No empathy for customers – having read the FT article before it was removed, the attitude of the ‘customer support’ team at Revolut was dismissive and not at all supportive.
At Workio, we see a variety of cultures in the companies with whom we work, but it is usually the case that cultures emanate very strongly from the top down. This seems to be the case at Revolut along with many other tech companies. The clearest parallel is Facebook, where a CEO with poor social skills has cascaded a lack of empathy stunningly well throughout a large organisation.
Even Mr Storonsky’s mea culpa blog post in the wake of the Wired article is full of half-truths and evasions. While he mentions that these were failings of the company “12-18 months ago”, the most recent example of job applicant exploitation dates from May last year – 10 months ago. And how likely is it that that example was the last time it happened? He also mentions bi-annual employee surveys, which could be a good step, but the key is what changes in management approach based on the feedback. Without action, surveying employees is worse than not doing so. Storonsky gives no examples of changes made to the culture as an outcome of this process.
He also mentions an employee turnover rate of less than 3%, which was also provided to Wired by Revolut’s spokesperson in response to the issues raised in the article. This is a meaningless number without a timescale attached. Is that 3% of employees who have been at the company for six months, or a year? Or does it (as I suspect) include employees who started a week ago? The latter is clearly a way to improve a retention number, especially in a company with strong headcount growth. The better number would be the proportion of employees who join and are still at the company after 12 months, which I suspect is much worse than the 3% quoted.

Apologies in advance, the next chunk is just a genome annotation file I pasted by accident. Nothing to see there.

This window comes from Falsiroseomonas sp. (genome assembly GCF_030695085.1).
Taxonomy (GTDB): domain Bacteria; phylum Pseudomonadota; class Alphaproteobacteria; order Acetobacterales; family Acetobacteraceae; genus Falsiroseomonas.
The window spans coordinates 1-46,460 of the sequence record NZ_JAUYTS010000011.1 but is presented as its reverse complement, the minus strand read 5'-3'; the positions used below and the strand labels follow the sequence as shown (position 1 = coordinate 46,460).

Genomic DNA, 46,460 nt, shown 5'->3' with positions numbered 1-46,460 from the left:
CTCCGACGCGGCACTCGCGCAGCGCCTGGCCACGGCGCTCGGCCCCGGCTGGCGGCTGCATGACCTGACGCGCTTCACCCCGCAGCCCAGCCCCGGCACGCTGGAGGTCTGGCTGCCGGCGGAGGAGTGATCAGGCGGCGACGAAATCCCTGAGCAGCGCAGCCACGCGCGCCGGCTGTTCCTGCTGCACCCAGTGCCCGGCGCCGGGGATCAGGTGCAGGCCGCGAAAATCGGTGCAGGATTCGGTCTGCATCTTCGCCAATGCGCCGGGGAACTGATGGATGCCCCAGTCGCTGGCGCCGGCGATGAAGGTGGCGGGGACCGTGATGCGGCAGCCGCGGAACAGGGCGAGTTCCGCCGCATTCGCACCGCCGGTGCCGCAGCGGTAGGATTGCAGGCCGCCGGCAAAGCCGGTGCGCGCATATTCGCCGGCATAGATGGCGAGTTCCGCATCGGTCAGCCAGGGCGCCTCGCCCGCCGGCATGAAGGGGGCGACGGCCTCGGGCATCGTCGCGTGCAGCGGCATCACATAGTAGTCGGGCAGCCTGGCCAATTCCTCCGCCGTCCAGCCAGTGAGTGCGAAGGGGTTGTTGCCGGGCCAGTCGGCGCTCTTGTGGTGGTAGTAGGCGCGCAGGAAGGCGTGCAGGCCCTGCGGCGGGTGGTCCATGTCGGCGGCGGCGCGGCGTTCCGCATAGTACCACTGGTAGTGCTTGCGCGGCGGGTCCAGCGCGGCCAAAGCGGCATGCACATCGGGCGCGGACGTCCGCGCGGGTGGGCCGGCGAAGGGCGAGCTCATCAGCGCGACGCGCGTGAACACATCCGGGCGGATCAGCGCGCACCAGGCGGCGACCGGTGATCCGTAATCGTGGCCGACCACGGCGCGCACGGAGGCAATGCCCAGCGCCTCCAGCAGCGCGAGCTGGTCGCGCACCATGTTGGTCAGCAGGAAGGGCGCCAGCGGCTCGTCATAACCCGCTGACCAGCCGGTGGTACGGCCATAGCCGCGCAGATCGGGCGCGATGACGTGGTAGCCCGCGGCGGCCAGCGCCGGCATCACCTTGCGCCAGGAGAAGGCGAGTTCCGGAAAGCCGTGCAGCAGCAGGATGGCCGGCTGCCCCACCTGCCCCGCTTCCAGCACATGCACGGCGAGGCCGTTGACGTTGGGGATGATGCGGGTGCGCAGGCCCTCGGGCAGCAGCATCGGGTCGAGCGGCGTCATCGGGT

Again, this illustrates Revolut’s comfort with half-truths and massaged numbers, and in an industry where trust is key this is a significant danger to the company’s continued commercial success.
Revolut’s culture problems look like they won’t be coming to an end soon, but if they really are interested in making a change, we’d be happy to talk to them about how we can help.
We see the key as understanding what employees want from the workplace, not just what they are experiencing. We compare reality for each employee to that employee’s preferences using a quick, 8 minute chatbot survey. Our approach provides actionable insight, not charts and graphs, or reams of comments that HR then have to read, interpret and make sense of.
Workio shows which groups in an organisation (women under 35 in engineering, for example) are having which specific issues (feeling that the purpose & mission of the company does not match their personal values), and how important different issues are to them. With this focused information, actuions to address cultural weakpoints can be much more targeted and effective. We have achieved great results with our early clients and we certainly could help Revolut, but only if they are ready to be helped and this has to start at the top.